Findings, music, and occasional reflections by Paul Woodward

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Worse than 1968

Julian Zelizer writes:

Trump thrives in a partisan world that is in many ways more dysfunctional than what we saw in 1968. Whereas the tensions of that year revolved around specific issues, like the war and civil rights, we now live in a partisan world where our institutions perpetuate constant red-blue divisions over almost every issue, no matter how large or small they might be. Everything — even wearing masks to prevent a contagious, potentially deadly disease from spreading — instantly becomes part of this perpetual political struggle, making the resolution to key public questions almost impossible to achieve.

As if the fallout and the politics weren’t bad enough, the economy is more fragile today than it was in 1968. Toward the end of the Age of Aquarius, unemployment fell to about 3.5%. Although there were signs of inflation and slowdown as a result of Vietnam spending, the economy was in pretty good shape overall. It would take several years before the nation began the period of stagflation (inflation and unemployment) that defined the 1970s.

In 2020, we are already there. National unemployment is at 14.7% while 1 out of 4 American workers have filed for unemployment benefits. Entire sectors of the economy, including retail and service, are suffering blows from which they might not recover. Chains — from Hertz to Neiman Marcus — have filed for bankruptcy, while small businesses are shuttering. Meanwhile, our educational system, a key to advancement, will suffer from serious budget cuts. And the death of George Floyd, and so many others, have highlighted the extent to which racial inequality remains a searing issue in this country.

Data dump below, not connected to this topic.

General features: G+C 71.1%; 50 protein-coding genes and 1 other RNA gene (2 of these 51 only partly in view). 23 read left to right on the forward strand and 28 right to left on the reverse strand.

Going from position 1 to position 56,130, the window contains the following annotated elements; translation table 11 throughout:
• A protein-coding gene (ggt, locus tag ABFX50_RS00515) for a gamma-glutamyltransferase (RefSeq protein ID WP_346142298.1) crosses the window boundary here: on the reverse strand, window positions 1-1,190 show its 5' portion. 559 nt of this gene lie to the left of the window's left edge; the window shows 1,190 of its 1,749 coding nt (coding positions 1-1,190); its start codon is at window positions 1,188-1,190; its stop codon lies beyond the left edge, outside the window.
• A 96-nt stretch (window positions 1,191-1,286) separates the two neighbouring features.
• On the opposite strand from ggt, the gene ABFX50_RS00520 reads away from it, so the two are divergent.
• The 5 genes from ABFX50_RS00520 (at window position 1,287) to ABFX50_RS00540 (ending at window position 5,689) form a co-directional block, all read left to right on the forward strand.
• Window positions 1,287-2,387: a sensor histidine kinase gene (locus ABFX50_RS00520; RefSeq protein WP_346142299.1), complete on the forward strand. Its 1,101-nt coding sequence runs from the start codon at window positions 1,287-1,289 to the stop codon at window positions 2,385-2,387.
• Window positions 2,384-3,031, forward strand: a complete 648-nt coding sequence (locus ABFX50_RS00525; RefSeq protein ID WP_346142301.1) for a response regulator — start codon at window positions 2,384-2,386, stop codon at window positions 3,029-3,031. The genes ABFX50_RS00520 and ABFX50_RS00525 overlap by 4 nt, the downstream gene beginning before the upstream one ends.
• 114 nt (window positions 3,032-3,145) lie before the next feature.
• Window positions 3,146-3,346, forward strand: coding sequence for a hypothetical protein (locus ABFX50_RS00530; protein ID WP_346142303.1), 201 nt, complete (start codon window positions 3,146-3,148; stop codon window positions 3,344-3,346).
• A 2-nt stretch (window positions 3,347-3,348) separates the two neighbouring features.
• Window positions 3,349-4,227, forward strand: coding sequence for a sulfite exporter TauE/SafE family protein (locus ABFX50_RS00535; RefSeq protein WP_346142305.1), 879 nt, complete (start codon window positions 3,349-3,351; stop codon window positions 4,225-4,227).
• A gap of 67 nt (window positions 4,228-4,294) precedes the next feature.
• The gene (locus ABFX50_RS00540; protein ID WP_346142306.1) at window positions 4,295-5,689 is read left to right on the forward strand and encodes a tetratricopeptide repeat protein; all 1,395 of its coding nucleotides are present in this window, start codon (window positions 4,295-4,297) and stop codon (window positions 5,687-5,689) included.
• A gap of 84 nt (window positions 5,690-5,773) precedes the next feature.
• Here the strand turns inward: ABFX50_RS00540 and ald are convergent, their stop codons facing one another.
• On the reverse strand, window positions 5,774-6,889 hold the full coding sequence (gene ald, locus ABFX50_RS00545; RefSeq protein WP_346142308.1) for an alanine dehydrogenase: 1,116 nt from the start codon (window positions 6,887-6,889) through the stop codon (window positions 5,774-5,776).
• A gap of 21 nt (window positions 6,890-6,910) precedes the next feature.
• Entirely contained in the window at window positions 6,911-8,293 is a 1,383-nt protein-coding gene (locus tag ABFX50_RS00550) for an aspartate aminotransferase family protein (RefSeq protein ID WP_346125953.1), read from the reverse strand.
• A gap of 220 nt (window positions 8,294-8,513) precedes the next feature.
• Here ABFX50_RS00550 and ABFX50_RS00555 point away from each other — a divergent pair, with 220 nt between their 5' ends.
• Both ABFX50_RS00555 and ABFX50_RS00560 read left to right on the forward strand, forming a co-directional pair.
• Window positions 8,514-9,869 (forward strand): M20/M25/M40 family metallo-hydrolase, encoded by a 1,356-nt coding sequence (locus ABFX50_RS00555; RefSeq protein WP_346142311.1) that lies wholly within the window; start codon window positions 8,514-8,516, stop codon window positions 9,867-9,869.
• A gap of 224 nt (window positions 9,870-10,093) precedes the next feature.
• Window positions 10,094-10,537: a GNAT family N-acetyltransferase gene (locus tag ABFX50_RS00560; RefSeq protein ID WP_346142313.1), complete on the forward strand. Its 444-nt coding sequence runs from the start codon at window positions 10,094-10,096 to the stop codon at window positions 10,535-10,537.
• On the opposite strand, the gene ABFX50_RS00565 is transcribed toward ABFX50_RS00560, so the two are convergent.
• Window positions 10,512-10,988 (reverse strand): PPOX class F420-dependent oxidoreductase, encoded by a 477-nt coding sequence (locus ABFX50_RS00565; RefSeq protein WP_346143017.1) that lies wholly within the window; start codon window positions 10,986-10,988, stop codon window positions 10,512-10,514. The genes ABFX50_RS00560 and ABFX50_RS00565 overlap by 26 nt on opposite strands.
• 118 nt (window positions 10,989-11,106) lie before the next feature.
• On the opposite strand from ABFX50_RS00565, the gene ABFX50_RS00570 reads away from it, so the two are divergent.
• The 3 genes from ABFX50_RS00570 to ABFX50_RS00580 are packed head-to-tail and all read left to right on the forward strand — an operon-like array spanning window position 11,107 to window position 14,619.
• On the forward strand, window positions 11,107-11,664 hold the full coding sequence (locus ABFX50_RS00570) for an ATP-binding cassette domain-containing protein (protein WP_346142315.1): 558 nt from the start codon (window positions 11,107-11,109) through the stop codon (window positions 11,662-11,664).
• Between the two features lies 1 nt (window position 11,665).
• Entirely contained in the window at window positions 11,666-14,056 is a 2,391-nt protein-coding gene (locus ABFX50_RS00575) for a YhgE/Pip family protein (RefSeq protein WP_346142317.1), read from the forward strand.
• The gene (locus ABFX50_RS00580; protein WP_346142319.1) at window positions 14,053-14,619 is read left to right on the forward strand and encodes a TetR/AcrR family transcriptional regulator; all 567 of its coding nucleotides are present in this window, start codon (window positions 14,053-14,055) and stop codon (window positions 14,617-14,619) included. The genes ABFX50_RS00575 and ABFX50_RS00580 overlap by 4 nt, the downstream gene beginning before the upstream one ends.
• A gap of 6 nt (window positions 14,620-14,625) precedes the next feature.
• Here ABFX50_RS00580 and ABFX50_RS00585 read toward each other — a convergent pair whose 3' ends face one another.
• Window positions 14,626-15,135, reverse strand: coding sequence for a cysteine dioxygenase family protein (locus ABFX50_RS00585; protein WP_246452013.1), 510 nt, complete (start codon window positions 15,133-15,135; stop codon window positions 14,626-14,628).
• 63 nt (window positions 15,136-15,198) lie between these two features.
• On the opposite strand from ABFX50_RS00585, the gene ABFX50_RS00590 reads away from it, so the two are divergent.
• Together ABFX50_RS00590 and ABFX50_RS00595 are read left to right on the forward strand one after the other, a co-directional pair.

The unrest that we have seen this week has not been nearly as devastating as what happened in 1967, when Detroit and Newark were devastated, both in loss of life and property. But there are ways our current situation is even more desolate. Despite the passage of more than 50 years, it feels like little progress has been made. In 1967, LBJ set up the Kerner Commission, which documented police violence against African Americans and found that racism and police brutality were the primary causes in the surge in riots. The report, released in 1968, famously said, “Our nation is moving toward two societies, one black, one white — separate and unequal.”

Since then, the issue of criminal justice and racism has never gone away. [Continue reading…]

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